Friday, March 11, 2016


I recently had the honor of attending a friend’s son’s ordination to the priesthood. Alex was one of six candidates who graduated from seminary last summer and reached the culmination of years of discernment and study.

Now they’re priests, with all the vestments and collars and ontological changes that occur through ordination. And they’re all young. They all looked like kids. Heck, they are! Alex is in his late 20s, and now he’s Father Alex?

Where did the time go?

As I watched the young men and women become ordained, I was reminded of my own dental school graduation.

My classmates and I were (for the most part) the same age and suddenly, we were to be called “doctor.” And while we were well educated and prepared for basic clinical dentistry, we were as green as saplings — at least I was.

Was I ready to run a private practice? To hire and train and maintain a staff? To deal with all the personalities involved among my own staff and the other partners in my group? Finances? Technology?

No, I wasn’t. I still wonder if I’m able to now.

Looking at the young priests, I know if I had some doctrinal question or theological conundrum, I could go to one of the whippersnappers and get a seminary-fresh answer that would be delivered with conviction and sincerity. But, would I go to Father Biff with a relationship crisis involving a recovering alcoholic? Sorry, but what does that “kid” know about that kind of thing?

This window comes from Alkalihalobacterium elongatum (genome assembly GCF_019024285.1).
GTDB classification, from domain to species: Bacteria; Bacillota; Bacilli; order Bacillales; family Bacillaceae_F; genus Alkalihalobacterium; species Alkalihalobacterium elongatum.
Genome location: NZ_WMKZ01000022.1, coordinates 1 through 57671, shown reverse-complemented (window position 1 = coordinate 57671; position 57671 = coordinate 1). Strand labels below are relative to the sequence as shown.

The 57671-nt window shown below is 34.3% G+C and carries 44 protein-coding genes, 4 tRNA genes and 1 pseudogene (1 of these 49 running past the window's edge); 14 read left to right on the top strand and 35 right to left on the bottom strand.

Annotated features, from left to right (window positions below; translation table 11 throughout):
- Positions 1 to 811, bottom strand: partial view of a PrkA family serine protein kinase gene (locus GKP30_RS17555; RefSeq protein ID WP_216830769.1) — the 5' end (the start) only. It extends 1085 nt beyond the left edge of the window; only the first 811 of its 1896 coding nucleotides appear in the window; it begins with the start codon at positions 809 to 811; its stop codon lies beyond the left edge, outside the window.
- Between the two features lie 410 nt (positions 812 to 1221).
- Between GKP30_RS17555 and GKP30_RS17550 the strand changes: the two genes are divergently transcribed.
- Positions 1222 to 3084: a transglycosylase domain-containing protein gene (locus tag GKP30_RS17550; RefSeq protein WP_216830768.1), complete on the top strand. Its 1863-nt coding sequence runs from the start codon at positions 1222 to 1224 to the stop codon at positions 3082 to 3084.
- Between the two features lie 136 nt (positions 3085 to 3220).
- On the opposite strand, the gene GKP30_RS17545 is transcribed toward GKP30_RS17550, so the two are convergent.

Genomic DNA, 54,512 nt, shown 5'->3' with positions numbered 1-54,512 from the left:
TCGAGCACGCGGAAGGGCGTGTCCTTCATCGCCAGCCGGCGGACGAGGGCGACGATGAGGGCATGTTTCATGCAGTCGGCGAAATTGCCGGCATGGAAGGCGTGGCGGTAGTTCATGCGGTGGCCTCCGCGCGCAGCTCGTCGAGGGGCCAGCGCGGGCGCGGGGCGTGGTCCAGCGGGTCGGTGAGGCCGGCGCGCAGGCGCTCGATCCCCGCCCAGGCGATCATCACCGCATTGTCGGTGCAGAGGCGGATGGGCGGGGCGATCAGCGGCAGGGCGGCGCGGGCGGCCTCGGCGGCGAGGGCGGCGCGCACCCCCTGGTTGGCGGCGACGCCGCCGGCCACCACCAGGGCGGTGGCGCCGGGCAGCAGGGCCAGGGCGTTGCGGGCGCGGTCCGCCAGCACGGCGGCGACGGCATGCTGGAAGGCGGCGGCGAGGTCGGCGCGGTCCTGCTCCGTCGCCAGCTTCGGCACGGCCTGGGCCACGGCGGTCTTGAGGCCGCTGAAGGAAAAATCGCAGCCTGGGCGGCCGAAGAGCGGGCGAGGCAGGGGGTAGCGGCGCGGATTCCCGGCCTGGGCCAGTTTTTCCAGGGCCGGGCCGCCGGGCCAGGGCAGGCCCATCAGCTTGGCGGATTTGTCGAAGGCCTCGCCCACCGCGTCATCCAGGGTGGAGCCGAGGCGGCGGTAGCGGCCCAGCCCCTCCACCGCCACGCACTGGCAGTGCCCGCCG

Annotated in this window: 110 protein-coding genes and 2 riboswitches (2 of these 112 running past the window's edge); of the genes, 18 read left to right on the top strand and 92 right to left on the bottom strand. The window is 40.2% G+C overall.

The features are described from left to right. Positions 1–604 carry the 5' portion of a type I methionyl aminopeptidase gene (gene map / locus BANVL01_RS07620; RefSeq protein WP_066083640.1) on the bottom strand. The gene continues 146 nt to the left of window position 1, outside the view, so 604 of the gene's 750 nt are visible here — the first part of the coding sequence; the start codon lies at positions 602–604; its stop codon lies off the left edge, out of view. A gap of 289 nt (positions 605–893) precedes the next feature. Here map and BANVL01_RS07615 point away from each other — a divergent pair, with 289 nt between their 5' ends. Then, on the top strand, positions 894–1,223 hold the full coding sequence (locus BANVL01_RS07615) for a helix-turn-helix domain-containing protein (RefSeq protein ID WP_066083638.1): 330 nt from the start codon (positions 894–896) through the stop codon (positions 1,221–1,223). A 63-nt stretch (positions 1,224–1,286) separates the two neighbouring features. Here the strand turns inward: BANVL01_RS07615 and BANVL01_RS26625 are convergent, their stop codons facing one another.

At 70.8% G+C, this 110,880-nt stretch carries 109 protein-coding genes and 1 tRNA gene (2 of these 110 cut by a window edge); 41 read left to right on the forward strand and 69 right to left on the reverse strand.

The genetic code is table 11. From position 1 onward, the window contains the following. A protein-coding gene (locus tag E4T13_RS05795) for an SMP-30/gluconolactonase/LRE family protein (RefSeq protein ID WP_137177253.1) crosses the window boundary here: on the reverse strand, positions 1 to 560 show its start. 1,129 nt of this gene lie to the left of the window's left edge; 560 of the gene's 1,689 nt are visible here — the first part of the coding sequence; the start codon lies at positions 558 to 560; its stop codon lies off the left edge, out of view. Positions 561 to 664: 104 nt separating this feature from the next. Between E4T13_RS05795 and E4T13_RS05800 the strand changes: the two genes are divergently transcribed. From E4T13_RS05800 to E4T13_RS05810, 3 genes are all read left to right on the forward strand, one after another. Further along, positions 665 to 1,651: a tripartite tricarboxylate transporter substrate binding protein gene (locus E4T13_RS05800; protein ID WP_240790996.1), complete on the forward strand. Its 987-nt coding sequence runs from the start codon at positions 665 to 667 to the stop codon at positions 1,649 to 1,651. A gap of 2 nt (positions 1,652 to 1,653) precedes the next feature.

Similarly, why should anyone listen to my treatment options with any confidence that I not only am competent to do the work, but also ultimately have their best interests at heart? Especially after I’m only one month out of dental school?

All those priests will go through a “curacy” period. They’ve been created; now they have to “cure.” They’re put in an assistant role, usually, which allows them to learn from a mentor and gain some life experience so that they can one day handle the responsibilities of their own parish.

I spent my senior year trying to finish my requirements and wasn’t able to set up a practice or find one to purchase or associate with. I realized a general practice residency (GPR) was what I needed to provide me with more clinical experience and allow me the time to figure out what I was going to do next. I know friends who went into private practice immediately after graduation and have done extremely well, but I knew that wasn’t going to be me. The GPR helped me “cure.”

Someone told me early on that once I got some gray hair, people would respect my “authority” more. Well, I’ve got plenty of gray now in an ever-decreasing field of hair. I’m not so sure it’s the gray hair, but maybe the 25 years of practice, that gives my suggestions a little weight now. When something is presented along with the phrase “in all my years of practice,” I think people pay attention.

So hang in there, all you young rascals, you. The gray is coming.

Bruce M. Scarborough, DMD, FAGD

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